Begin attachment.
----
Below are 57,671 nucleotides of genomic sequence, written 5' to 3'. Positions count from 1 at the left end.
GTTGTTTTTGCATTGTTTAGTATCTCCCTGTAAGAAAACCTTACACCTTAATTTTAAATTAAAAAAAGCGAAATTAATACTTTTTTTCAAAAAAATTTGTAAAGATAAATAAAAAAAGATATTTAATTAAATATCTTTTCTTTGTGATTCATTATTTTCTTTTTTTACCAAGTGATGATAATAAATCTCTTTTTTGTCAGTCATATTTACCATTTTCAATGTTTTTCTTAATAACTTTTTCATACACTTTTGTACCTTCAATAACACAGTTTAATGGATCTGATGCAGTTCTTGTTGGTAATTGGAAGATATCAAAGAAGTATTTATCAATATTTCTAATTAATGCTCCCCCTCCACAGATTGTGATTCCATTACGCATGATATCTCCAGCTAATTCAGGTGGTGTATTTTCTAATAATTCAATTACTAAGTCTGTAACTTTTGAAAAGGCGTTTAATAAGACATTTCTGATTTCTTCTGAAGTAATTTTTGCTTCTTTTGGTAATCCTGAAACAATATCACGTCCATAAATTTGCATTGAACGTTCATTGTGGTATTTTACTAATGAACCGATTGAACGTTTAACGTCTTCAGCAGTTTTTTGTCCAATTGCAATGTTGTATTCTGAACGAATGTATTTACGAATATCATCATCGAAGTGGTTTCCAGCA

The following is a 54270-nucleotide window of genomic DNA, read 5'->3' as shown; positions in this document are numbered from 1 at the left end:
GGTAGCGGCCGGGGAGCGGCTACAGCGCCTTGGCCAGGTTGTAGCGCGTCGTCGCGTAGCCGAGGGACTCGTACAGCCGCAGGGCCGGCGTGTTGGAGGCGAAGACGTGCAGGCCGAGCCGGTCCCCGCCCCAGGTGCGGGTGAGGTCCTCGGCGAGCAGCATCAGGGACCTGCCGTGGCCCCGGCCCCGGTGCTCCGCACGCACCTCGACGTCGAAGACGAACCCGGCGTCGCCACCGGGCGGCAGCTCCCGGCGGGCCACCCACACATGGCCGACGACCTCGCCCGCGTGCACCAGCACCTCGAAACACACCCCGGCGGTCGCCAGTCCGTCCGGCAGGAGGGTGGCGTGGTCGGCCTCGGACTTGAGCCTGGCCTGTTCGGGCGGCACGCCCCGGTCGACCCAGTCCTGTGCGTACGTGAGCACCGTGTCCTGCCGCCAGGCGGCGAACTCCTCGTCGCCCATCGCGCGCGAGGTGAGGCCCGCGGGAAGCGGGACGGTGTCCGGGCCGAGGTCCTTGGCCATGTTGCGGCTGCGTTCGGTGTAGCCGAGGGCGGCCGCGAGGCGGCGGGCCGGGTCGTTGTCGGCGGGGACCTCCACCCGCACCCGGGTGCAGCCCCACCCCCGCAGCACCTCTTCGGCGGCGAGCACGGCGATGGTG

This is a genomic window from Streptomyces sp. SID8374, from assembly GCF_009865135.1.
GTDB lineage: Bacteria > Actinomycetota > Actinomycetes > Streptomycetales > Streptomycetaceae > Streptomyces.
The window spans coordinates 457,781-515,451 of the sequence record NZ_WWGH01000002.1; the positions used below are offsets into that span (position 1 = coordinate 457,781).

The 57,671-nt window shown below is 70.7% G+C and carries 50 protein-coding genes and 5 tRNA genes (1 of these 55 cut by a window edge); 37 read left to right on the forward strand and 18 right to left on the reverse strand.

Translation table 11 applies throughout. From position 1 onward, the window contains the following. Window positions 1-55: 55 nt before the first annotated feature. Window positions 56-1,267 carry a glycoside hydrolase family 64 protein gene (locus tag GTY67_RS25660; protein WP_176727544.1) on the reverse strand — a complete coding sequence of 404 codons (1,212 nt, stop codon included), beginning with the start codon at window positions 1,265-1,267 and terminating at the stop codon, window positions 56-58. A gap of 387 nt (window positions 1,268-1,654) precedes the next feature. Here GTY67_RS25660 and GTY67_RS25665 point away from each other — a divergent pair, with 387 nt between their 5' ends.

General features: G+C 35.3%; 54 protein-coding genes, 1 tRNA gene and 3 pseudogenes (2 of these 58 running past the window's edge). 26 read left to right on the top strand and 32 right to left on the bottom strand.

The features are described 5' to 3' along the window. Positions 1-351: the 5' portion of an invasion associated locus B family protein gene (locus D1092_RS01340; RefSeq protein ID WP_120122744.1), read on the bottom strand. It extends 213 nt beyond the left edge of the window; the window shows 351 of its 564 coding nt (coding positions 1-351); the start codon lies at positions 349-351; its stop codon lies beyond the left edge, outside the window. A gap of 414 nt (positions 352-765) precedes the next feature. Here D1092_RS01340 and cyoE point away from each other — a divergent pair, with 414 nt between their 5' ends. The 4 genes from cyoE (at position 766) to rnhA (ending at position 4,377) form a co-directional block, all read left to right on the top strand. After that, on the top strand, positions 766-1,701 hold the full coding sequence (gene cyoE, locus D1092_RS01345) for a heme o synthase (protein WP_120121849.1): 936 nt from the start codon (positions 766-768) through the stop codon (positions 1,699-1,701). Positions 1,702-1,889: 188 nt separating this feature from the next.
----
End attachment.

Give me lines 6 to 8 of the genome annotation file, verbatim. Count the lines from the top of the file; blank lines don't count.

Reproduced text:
GTDB lineage: Bacteria > Actinomycetota > Actinomycetes > Streptomycetales > Streptomycetaceae > Streptomyces.
The window spans coordinates 457,781-515,451 of the sequence record NZ_WWGH01000002.1; the positions used below are offsets into that span (position 1 = coordinate 457,781).

The 57,671-nt window shown below is 70.7% G+C and carries 50 protein-coding genes and 5 tRNA genes (1 of these 55 cut by a window edge); 37 read left to right on the forward strand and 18 right to left on the reverse strand.